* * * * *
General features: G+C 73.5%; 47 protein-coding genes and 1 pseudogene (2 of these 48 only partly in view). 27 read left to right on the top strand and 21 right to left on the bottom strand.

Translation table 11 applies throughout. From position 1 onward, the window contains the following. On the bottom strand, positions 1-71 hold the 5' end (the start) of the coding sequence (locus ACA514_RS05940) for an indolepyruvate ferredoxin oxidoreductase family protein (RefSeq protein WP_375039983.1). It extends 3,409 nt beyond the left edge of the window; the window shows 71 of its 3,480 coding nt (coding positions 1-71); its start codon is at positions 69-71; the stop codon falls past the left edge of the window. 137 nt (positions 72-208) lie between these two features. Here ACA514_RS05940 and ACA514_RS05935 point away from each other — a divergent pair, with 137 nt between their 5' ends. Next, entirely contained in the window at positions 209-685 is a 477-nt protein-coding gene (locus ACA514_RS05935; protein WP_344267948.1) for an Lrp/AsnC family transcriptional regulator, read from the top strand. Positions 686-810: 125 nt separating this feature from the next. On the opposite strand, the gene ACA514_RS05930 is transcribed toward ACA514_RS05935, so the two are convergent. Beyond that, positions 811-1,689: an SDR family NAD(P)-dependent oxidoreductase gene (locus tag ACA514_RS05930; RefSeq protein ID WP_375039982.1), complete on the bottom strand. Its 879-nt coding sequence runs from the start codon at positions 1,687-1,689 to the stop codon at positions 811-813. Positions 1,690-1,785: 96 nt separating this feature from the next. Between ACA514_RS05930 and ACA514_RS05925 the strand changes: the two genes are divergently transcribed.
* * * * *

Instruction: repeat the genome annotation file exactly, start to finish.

General features: G+C 73.5%; 47 protein-coding genes and 1 pseudogene (2 of these 48 only partly in view). 27 read left to right on the top strand and 21 right to left on the bottom strand.

Translation table 11 applies throughout. From position 1 onward, the window contains the following. On the bottom strand, positions 1-71 hold the 5' end (the start) of the coding sequence (locus ACA514_RS05940) for an indolepyruvate ferredoxin oxidoreductase family protein (RefSeq protein WP_375039983.1). It extends 3,409 nt beyond the left edge of the window; the window shows 71 of its 3,480 coding nt (coding positions 1-71); its start codon is at positions 69-71; the stop codon falls past the left edge of the window. 137 nt (positions 72-208) lie between these two features. Here ACA514_RS05940 and ACA514_RS05935 point away from each other — a divergent pair, with 137 nt between their 5' ends. Next, entirely contained in the window at positions 209-685 is a 477-nt protein-coding gene (locus ACA514_RS05935; protein WP_344267948.1) for an Lrp/AsnC family transcriptional regulator, read from the top strand. Positions 686-810: 125 nt separating this feature from the next. On the opposite strand, the gene ACA514_RS05930 is transcribed toward ACA514_RS05935, so the two are convergent. Beyond that, positions 811-1,689: an SDR family NAD(P)-dependent oxidoreductase gene (locus tag ACA514_RS05930; RefSeq protein ID WP_375039982.1), complete on the bottom strand. Its 879-nt coding sequence runs from the start codon at positions 1,687-1,689 to the stop codon at positions 811-813. Positions 1,690-1,785: 96 nt separating this feature from the next. Between ACA514_RS05930 and ACA514_RS05925 the strand changes: the two genes are divergently transcribed.